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Formula 1

McLaren having to tackle an F1 cost cap-induced key weakness

by Scott Mitchell-Malm
4 min read

The McLaren Formula 1 is undergoing a “major initiative” to increase its engineering capacity after the way it slimmed down for the budget cap created a key weakness.

McLaren was one of the biggest advocates for F1 committing to an even stricter cost cap than was planned when the first-ever financial regulations were introduced for 2021.

While it was not on the level of Mercedes, Ferrari and Red Bull, McLaren was one of F1’s biggest spenders and – combined with wider company issues – had to make members of its racing division redundant during 2020 in anticipation of the incoming £145million baseline spending limit.

McLaren has now realised it misjudged the configuration of its team during the two seasons adhering to the budget cap, with team principal Andreas Seidl admitting that weaknesses have been exposed by the “size and shape” it settled on initially.

McLaren F1 team photo 2022

Seidl told The Race: “I’m very happy that two months ago we launched a major initiative – if you see all the adverts that are out in order to further increase our engineering department significantly.

“It needed a lot of detailed work on the financial side within the team, finding synergies and efficiencies in other areas of the team, in order to make sure you can free up this money to get further headcount on board.”

McLaren struggled to juggle the requirements of solving its brake reliability problems at the start of the season with the performance development of the 2022 car and getting started on the 2023 design.

All teams have found more efficient ways to work after getting used to operating in the budget cap era and McLaren’s own effort in this regard has allowed it to free up the money to increase its engineering headcount.

This was a collaborative effort between the financial department and the leadership trio of Seidl, technical director James Key and racing director Andreas Stella.

“That’s probably the same challenge for every team that had to downsize with the introduction of the budget cap,” said Seidl.

“In the end, you needed to define the size and the shape of the team to your best knowledge, making sure also that especially in these first years of the cap, which are challenging, you also stay within the cap.

“And that’s what we did, going into the cap in 2021, which was painful because it meant also that we had to make people redundant.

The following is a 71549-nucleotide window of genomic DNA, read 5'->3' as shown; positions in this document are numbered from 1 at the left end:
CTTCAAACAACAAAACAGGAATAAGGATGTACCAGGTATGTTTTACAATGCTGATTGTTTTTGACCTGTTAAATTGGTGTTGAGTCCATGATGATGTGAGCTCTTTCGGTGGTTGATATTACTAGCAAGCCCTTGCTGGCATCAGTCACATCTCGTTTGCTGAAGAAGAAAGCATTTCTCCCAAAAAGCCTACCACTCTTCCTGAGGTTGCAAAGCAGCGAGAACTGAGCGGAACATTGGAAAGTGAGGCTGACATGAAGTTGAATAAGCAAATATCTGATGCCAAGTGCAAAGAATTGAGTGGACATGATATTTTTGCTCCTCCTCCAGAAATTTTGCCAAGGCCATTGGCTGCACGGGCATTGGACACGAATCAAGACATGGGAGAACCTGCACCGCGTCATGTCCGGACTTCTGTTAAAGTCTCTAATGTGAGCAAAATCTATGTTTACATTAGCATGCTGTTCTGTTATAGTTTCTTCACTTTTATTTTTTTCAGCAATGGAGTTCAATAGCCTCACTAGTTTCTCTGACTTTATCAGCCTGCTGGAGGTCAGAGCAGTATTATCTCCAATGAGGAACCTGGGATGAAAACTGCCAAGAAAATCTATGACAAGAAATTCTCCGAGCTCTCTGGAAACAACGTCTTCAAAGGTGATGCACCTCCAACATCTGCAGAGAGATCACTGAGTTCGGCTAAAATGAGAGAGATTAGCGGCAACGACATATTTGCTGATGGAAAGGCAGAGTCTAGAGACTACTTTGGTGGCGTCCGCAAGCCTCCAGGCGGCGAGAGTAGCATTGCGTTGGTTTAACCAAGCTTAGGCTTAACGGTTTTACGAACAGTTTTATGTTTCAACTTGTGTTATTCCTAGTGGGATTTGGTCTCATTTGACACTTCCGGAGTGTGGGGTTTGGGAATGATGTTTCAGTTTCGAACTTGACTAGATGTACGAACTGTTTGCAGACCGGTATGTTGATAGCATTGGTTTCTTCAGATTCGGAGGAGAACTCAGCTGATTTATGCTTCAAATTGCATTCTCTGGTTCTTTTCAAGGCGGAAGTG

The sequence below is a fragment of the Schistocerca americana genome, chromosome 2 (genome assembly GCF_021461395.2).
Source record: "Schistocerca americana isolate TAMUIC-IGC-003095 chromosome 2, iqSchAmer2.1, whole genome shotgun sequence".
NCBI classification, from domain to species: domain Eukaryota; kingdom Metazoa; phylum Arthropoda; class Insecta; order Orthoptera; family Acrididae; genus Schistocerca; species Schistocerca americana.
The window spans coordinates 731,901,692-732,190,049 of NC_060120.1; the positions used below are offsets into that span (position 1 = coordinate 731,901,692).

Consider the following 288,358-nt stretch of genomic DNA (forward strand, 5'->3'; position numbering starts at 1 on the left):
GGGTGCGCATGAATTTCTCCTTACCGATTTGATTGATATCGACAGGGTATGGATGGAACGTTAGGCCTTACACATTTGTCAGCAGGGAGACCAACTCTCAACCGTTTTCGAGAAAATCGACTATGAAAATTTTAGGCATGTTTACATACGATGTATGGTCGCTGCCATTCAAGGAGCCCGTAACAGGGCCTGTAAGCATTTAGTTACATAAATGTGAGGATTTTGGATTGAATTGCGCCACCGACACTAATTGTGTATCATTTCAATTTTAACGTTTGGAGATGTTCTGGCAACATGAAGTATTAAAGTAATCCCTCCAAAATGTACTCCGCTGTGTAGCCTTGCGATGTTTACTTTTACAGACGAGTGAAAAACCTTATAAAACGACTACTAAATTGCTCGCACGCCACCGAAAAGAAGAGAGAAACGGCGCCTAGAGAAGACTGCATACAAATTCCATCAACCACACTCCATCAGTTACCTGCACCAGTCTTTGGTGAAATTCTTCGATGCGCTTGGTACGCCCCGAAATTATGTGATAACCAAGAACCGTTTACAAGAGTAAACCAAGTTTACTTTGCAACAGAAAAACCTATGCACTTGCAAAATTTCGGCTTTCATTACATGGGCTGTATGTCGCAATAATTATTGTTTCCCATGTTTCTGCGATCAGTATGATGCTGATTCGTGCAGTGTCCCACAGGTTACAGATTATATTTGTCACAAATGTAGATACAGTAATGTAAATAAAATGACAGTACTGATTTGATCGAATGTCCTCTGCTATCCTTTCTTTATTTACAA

“Then I guess it’s also normal, once getting this starting point into place, to see how you can continuously make sure as a team you make changes by finding further efficiencies or synergies within the team in order to free up money to create more performance.”

The 2022 season was McLaren’s worst since Seidl took charge of the team as part of CEO Zak Brown’s wider restructuring of the organisation in 2019.

Andreas Seidl Zak Brown McLaren F1

A poor start to the new technical regulations put McLaren on the back foot and it has also lamented inferior major infrastructure compared to the big three teams and also Alpine, the Renault works team that leapfrogged McLaren this year into fourth in the championship.

A new windtunnel and simulator will not be ready until later in 2023, so will guide the 2024 design but primarily be of use for the 2025 car, but McLaren’s engineering recruitment drive effectively acknowledges that infrastructure alone has not been the only issue.

Brown told The Race: “That was all part of the learning, you go through, ‘where did we get it wrong?’ And it’s never one area.

“Did we allocate our resources, our people, our time and attention in the right area? Was it simply a mistake that we collectively made? Or was the mistake [made with] resource allocation?

“Those are all the things that you go through in your post-mortem, ‘what drove the outcome that we had?’

“And I think we’re all learning [about how to manage the cost cap]. Even with Red Bull’s breach – I don’t believe that was intentional.

“Speaking of our CFO, she and her finance team had a hell of a job because her brief is get us as close to the cost cap as possible, but don’t go $1 over.

“But every dollar under is one dollar we could have spent on the racing team. That’s a difficult brief.”

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